A week of very hot and humid weather for the Northwoods. I traveled briefly over the past weekend to the northern lower peninsula, just south of Traverse City on Lake Michigan and was surprised to find that it was near 20F warmer in the western upper peninsula here at Rauhallinen Farm-a very unusual event indeed. Very glad to live next to Lake Superior in lieu of Lake Michigan, which even in the more northern areas shows it questionable water quality (thanks in great part to the steel mills of Gary, the City of Chicago, and the paper mills of the Kalamazoo River. In fact, at one point in time, the Kalamazoo River, which empties into Lake Michigan, was the most polluted body of water in the United States. I had dinner at an upscale restaurant in Onekama and the superb Whitefish I ordered was in fact listed as fresh from Lake Superior.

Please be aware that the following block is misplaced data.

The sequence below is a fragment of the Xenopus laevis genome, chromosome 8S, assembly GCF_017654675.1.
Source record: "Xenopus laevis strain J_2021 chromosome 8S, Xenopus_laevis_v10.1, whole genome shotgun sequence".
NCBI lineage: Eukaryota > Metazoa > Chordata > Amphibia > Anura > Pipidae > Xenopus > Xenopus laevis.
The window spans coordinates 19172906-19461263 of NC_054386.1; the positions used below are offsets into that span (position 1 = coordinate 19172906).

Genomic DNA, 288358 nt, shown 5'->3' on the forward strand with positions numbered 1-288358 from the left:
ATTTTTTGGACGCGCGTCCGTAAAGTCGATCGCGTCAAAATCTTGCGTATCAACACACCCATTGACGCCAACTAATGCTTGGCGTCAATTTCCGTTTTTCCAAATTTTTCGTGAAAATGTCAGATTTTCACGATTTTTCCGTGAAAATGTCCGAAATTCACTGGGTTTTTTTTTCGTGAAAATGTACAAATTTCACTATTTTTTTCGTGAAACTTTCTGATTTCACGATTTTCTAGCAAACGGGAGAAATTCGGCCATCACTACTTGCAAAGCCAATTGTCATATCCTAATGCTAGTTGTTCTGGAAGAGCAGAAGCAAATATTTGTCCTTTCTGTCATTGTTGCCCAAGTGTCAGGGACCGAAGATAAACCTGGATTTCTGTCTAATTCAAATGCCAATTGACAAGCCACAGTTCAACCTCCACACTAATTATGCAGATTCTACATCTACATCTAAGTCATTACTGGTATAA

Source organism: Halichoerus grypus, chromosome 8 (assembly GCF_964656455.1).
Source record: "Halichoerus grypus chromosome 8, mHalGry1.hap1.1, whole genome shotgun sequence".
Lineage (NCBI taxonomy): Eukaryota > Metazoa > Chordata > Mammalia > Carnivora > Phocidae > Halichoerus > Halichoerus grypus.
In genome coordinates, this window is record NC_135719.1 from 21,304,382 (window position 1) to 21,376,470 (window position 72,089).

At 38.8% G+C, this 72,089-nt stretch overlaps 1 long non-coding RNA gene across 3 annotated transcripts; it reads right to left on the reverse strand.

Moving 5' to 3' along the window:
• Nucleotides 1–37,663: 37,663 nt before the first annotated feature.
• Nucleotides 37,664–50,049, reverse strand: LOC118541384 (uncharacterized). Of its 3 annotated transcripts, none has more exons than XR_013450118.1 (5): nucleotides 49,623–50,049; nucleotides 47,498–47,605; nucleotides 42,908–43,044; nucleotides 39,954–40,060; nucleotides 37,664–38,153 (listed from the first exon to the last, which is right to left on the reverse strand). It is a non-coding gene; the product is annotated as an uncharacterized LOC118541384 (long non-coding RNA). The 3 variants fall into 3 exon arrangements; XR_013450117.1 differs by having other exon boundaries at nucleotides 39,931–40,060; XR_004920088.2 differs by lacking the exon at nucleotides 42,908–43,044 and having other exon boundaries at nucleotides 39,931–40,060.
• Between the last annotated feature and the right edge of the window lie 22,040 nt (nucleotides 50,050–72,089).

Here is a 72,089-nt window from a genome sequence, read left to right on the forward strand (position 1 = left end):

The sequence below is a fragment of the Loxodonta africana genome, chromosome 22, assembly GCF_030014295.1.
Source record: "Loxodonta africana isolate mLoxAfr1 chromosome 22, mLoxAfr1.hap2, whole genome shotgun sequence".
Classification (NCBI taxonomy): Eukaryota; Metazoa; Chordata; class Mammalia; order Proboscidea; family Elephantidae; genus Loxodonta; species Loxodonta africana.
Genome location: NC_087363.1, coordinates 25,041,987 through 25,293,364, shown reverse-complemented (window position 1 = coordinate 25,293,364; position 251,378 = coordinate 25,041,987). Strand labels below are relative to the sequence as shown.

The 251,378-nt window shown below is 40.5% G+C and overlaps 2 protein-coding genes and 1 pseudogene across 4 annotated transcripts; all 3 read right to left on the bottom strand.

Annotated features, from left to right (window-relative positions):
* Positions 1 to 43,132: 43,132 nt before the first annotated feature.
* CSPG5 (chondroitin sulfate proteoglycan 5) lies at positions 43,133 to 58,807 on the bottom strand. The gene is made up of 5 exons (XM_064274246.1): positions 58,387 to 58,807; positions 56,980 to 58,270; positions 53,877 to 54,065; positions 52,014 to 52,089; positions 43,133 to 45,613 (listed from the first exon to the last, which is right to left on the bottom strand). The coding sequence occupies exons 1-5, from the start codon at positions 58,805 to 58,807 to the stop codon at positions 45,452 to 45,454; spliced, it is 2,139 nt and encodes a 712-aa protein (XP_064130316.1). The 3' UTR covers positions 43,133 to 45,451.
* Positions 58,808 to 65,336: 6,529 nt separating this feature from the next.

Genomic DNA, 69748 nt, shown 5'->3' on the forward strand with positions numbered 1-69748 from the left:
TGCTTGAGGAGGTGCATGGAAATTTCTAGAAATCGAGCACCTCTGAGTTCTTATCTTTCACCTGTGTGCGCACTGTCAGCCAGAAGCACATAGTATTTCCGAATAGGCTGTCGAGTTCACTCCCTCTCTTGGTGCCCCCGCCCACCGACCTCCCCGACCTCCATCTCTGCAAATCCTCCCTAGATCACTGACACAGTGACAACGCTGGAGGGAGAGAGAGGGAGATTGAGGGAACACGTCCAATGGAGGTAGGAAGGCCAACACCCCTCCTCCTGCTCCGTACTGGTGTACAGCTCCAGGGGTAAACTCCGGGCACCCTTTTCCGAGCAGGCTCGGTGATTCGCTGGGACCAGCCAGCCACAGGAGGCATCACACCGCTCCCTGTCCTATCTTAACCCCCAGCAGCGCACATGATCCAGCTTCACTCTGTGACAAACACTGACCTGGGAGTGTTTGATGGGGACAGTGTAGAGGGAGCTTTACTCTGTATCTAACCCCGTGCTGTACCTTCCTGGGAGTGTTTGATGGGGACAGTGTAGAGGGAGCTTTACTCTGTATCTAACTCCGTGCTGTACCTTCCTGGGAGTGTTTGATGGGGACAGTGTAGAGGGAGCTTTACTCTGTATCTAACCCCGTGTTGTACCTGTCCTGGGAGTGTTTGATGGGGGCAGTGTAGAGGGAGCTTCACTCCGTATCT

As always, the wildflowers of Rauhallinen Farm are an ever-changing palette across the sammer and early fall, such that I can keep studio work going. The sun, heat, bugs, and ongoing care of the gardens and property here just limit my summer work (in addition to my real day job). I photograph tenfold of what I do now in the winter months, which in black and white work, gives me many more options for subject selection in muted lighting conditions. Other than next to the Pacific, the lighting I experienced a few weeks back in California was horrid for the type of landscape work I enjoy. I understand from my son who I was visiting, that the cloud cover and rain happens only in the winter months. I will keep that under consideration for future visits, but felt it imperative to meet my new granddaughter Rose without any longer wait.
“But you know, as I do, that the storm will pass
And that the implacable sun doesn't simply stop
When obscured by a dark, pernicious cloud,
Which is why I know I'll return to your house-
On a Sunday that's there on the calendar-
And laugh with you over a glass of grappa.”
― Mauricio Rosencof